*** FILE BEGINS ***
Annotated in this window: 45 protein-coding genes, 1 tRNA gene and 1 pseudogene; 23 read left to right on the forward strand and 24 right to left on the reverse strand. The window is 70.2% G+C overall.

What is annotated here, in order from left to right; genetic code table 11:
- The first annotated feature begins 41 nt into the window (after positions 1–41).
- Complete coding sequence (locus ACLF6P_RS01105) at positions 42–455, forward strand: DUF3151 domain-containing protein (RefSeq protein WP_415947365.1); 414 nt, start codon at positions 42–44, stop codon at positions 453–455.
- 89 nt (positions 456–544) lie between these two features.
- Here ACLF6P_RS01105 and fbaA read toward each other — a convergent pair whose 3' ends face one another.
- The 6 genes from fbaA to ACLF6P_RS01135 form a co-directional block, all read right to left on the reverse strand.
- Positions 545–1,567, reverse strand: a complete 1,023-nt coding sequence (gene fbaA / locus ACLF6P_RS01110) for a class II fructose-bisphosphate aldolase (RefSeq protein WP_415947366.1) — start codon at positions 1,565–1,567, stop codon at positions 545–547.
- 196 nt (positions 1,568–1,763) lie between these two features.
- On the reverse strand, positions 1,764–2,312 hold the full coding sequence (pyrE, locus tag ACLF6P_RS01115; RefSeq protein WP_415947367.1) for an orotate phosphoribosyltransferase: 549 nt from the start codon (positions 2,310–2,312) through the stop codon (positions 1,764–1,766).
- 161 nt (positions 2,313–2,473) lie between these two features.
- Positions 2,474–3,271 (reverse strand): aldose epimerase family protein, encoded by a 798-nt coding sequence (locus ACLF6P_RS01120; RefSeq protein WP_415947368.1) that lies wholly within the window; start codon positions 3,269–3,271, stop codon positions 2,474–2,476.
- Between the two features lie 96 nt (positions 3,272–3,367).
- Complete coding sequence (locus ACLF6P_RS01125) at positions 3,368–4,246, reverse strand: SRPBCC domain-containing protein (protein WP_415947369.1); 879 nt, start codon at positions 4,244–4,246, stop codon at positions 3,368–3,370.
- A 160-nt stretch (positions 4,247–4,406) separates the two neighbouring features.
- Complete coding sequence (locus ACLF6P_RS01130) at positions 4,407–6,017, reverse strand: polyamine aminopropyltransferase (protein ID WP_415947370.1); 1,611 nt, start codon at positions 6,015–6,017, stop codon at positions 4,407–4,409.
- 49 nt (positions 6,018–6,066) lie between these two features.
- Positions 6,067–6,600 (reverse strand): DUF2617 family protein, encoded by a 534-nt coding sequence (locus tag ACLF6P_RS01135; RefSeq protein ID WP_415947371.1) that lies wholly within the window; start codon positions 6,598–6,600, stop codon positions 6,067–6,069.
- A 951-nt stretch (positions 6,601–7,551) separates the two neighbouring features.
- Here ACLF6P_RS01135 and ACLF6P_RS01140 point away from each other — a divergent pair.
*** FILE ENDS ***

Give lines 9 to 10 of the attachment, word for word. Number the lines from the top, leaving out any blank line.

- 196 nt (positions 1,568–1,763) lie between these two features.
- On the reverse strand, positions 1,764–2,312 hold the full coding sequence (pyrE, locus tag ACLF6P_RS01115; RefSeq protein WP_415947367.1) for an orotate phosphoribosyltransferase: 549 nt from the start codon (positions 2,310–2,312) through the stop codon (positions 1,764–1,766).